St. Anthony council candidates consider Castile shooting, Lowry Grove


Philando Castile was killed by a St. Anthony Village police officer on July 6, 2016, in Falcon Heights.

That same summer, residents were told they’d have to leave their homes when Lowry Grove was sold. The RV park, which was finally shut down this past June, was St. Anthony’s only manufactured housing community, and one of the most affordable housing options in the city. 

The suburb has experienced these events, their repercussions, and more over the last year and a half. They have sparked dialogue, caused protests,  caused the formation of activist groups, and packed city council chambers with residents calling for transparency in the city’s government. 

On Nov. 7, voters will have the opportunity to fill two seats on the council, either supporting the city’s current leadership structure — two incumbents are seeking to hold onto their seats — or voting for what the challengers bill as change. 

St. Anthony’s last election carried no challengers for incumbents seeking re-election. This year, however, six candidates are vying for a spot on the council, which has been made up of its current members through a number of election cycles.

Council members Jan Jenson and Randy Stille want to keep their posts on the council. They are being challenged by Christopher Clark, Dave Colling, Thomas Randle and Nancy Robinett. 

The candidates were asked via email why they are running, what skills and experiences they would bring to office, what they think are the top challenges facing the city, and what issues or projects they would prioritize if elected. Randle did not return the candidate questionnaire.


Clark, who did not provide his age, is a senior building and grounds worker at the University of Minnesota’s Twin Cities campus. He has a bachelor’s degree in fine arts, with an emphasis in pottery and sculpture, from the University of Nebraska at Omaha. 

His spouse, Douglas Rank, passed away this past June. 

Clark is no stranger to being a candidate; he ran for political office in Minneapolis four times between 2005 and 2013.  

He was a union steward for three years, where he said he gained experience negotiating between union members and management with a “common sense approach to the problems.” He said he was able to sustain a “neutral point of view as we needed to come to common ground.”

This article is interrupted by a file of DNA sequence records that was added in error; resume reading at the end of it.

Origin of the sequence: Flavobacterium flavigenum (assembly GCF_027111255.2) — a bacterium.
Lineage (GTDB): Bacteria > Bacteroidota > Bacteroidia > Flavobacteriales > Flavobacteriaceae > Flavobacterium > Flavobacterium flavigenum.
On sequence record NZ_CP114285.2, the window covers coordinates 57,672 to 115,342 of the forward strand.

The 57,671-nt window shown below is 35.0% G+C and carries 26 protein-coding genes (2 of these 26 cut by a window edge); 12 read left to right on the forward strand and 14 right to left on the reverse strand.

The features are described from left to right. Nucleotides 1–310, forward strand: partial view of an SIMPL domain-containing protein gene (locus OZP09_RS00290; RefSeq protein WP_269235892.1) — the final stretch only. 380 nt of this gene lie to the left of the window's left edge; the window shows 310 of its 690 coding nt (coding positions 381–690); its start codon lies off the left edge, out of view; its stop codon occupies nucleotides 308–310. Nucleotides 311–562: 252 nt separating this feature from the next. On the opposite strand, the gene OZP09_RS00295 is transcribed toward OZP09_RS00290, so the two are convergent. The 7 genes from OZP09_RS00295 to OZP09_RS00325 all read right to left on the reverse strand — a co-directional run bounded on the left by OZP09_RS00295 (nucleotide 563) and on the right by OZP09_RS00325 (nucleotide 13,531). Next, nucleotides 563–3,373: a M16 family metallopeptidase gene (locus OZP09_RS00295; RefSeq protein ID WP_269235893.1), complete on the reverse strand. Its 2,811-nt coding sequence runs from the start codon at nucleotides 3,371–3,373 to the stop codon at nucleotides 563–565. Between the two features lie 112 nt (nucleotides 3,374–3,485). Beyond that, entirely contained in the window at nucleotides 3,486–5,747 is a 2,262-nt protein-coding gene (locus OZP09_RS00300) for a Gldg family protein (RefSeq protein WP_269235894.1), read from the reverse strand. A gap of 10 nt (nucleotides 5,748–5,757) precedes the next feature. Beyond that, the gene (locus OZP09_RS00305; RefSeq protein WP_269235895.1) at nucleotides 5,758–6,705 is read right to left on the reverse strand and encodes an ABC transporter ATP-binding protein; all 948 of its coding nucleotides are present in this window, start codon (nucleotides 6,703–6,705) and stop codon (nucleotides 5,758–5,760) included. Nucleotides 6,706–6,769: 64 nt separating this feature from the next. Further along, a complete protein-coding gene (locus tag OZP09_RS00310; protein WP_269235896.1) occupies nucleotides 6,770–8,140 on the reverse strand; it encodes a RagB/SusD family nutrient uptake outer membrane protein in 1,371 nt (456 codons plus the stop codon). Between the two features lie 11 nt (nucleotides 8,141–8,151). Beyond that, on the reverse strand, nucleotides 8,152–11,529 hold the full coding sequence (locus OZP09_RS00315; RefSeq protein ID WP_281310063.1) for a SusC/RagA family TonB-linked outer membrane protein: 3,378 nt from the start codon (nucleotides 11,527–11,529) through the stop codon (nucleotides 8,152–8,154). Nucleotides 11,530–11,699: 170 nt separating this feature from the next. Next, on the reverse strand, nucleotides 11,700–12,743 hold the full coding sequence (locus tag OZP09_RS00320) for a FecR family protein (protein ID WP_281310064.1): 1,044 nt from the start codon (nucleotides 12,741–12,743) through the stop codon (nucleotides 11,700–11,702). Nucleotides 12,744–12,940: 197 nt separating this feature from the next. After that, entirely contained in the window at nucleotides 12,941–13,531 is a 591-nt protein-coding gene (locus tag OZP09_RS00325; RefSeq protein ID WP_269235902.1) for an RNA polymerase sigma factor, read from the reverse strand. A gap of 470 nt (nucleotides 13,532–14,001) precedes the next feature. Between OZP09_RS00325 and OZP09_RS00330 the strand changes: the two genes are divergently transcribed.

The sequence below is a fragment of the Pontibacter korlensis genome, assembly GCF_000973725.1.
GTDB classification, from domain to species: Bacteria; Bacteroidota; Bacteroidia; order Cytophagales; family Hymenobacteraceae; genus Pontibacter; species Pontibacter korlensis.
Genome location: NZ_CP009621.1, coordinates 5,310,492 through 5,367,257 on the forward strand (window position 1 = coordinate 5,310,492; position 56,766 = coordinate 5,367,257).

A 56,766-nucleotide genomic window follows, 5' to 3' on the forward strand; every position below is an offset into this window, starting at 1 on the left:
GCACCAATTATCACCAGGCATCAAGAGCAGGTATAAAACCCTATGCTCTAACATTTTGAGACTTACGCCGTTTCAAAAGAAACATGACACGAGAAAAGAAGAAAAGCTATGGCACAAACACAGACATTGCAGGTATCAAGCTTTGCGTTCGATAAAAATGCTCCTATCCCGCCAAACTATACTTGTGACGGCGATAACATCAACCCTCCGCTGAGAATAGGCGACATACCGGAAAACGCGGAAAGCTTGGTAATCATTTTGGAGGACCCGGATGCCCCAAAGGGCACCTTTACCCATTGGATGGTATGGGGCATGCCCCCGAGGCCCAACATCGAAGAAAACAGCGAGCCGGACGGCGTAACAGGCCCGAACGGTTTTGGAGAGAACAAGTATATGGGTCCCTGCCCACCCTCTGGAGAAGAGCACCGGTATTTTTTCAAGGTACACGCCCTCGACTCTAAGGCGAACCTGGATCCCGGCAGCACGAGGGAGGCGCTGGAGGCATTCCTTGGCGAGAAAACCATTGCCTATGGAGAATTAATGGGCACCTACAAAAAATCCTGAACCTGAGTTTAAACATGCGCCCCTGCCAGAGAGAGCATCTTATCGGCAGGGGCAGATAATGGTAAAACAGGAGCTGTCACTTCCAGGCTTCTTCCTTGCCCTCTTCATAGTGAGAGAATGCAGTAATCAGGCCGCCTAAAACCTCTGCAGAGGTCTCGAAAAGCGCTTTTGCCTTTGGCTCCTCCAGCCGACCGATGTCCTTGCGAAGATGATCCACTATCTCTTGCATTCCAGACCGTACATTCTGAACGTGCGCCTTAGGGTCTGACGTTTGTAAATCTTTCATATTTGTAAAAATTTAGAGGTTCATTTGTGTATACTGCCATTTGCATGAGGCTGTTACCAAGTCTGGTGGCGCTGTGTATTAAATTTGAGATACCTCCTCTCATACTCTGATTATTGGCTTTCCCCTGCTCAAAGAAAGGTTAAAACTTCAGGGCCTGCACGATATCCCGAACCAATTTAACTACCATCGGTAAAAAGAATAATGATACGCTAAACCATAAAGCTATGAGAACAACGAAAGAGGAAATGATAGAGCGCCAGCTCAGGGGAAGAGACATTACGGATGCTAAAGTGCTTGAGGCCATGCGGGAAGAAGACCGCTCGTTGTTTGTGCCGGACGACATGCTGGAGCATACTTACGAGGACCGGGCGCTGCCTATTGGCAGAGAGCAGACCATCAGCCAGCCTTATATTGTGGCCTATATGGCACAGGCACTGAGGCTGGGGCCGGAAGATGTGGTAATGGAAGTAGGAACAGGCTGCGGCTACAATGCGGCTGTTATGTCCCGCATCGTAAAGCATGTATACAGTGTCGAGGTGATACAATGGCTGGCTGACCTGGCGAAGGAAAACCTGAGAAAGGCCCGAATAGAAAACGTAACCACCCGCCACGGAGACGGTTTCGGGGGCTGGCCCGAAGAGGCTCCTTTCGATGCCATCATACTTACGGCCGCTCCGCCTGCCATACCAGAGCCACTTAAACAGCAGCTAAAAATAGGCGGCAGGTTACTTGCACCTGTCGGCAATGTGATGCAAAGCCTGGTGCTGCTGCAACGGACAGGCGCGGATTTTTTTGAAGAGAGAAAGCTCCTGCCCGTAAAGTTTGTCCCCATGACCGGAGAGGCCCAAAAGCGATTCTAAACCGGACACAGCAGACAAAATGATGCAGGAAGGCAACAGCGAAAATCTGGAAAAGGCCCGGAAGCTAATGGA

Clark said Lowry Grove and Castile’s death inspired him to run for the council.

Regarding Lowry Grove, he said he feels the council operated too much “behind closed doors.” As for the police killing of Castile, who was black, Clark blamed the media for over-playing race in the situation. 

“The media played a big role with shooting incident,” he said. “The officer was Hispanic, not Caucasian ... one person’s action should not doom the whole police department. I fully support fire and police services here in Saint Anthony Village.”

Clark named “transportation, safety and diversity” as the top challenges the city faces. 

If elected, he said he would specifically want to to bring better bussing services to the city, review traffic lights at intersections, and “entice Amazon into our community as the old Apache site of Walmart appeals to any big business with a conscience.”


Colling, 48, is married to Sarah Steil and is the executive director of The Harrison Neighborhood Association. He has a bachelor’s degree in political science from the University of Michigan-Dearborn, and is obtaining a master’s degree in nonprofit management at Hamline University. 

Colling said he has experience building community engagement programs, leadership in crisis situations, as well as in planning and goal-setting. He said he has managed multi-million dollar projects with hundreds of staff and has “years of marketing and communications experience.”

“Over the past year our community has felt a lot of pain and heartache,” Colling said. “But I’m not running because of all the things that happened, I’m running because of things that didn’t happen. The events that have rocked our community show the need for more community engagement, for more dialogue and truly proactive policies.”

Colling said the growing divide in the city is one of its top challenges, and with that is a need for trust-building and bridging the gap of discontent and opportunities. 

“We’ve missed too many opportunities to create real community dialogue and engagement with the housing crisis that forced hundreds of our neighbors from their homes and the shooting death of Philando Castile.”

If elected, Colling said he would aim to engage the community — that would be his number one priority. 

“No longer can we create our policies using an outdated top down model, we must turn that system on its head and build a grassroots system driven by the people.”